Regardless....all the images now are razor sharp with all my lenses...what have others experienced and if you adj. focus what lenses and how much ?

Regards,

Dennis

www.dcarbophoto.com

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billD80 Silver Member Nikonian since 22nd Jan 2007Mon 22-Nov-10 01:34 PM
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#56. "RE: D7000 auto focus tune - Houston, I have a problem!"
In response to Reply # 26


US
          

I have never on 3 Nikon
>dSLR's had to do this adjustment before and I thought it was
>there as a desperate measure only. If it was to be used, then
>the lens itself was probably faulty. Obviously I am wrong
>with that assumption.
>
>Richard


AF-wise, I've noticed my D7000 seems faster and more accurate with the lenses I own.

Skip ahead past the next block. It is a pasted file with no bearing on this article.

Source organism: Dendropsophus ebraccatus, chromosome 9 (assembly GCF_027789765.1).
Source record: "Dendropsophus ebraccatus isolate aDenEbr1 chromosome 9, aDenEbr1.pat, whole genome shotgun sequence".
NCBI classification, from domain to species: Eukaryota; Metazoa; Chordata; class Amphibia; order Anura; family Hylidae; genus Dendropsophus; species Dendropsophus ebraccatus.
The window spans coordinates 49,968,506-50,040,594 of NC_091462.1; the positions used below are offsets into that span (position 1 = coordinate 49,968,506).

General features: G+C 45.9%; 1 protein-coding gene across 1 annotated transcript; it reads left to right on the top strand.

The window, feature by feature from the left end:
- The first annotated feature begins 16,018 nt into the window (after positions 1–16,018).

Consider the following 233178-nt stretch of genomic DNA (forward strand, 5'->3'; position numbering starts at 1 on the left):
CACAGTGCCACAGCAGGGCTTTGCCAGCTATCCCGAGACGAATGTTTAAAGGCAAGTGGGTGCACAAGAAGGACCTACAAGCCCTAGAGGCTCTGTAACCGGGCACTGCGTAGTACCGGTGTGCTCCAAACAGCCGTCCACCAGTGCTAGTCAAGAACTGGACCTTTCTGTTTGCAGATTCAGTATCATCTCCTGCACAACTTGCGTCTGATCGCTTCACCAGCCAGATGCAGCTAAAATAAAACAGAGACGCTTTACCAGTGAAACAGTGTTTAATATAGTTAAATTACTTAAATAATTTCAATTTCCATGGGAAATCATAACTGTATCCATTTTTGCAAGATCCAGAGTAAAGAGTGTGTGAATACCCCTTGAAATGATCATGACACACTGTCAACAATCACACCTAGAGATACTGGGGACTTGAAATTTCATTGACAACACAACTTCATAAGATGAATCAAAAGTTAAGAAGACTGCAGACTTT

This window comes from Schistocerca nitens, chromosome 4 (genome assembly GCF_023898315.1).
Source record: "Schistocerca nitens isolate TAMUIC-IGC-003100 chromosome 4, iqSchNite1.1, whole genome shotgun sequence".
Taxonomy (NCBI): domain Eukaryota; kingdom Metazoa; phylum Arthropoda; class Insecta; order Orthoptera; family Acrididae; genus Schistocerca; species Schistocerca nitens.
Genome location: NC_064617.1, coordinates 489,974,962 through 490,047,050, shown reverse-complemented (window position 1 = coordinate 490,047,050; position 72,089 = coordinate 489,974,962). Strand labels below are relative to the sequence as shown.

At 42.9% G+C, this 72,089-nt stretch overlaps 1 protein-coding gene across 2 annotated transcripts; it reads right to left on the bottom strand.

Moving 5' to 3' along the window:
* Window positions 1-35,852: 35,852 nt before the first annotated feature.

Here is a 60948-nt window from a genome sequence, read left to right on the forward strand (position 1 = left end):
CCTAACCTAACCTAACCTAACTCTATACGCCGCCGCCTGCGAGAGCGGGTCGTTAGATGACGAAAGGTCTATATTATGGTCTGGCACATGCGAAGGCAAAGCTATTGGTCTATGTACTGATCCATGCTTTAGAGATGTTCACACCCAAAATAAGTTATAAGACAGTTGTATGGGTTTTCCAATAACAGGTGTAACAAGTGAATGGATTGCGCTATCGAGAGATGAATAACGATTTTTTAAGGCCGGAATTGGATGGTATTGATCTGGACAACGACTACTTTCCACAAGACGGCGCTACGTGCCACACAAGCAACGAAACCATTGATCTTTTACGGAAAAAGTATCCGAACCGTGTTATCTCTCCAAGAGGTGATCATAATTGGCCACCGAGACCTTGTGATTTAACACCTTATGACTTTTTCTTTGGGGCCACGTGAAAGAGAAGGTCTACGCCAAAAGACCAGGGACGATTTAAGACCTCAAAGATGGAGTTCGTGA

Cameras/lenses are all made with a tolerance of + or - factors always involved to some degree. The focus-adjustment option is a great thing, and has nothing to do with correcting real faults.

www.billkeane.zenfolio.com

  

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csgaraglino Silver Member Charter MemberSat 20-Nov-10 09:33 PM
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#23. "RE: D7000 auto focus tune - Houston, I have a problem!"
In response to Reply # 0
Sat 20-Nov-10 09:43 PM by csgaraglino

Colorado Springs, US
          

As promised, here is a spur-of-the-moment shot I took of my son.

---------- Shooting Data ---------
Date: November 19, 2010
Time: 09:45:41 PM
Model: NIKON D7000
Lens: AF 300mm f/4

ISO: 100
Focal Length: 450mm
Aperture: f/6.3
Shutter: 1/60sec
Exp. Comp.: 0.0
Flash Comp.: on, return not detected
Program: Aperture Priority
Focus Mode: AF-C
White Bal.: FLASH



1280px JPEG (1mb)


100% zoom of eye JPEG (900k)

---
Regards,
Chris Sgaraglino
Outdoor Studios Photography || on Flickr || on Google+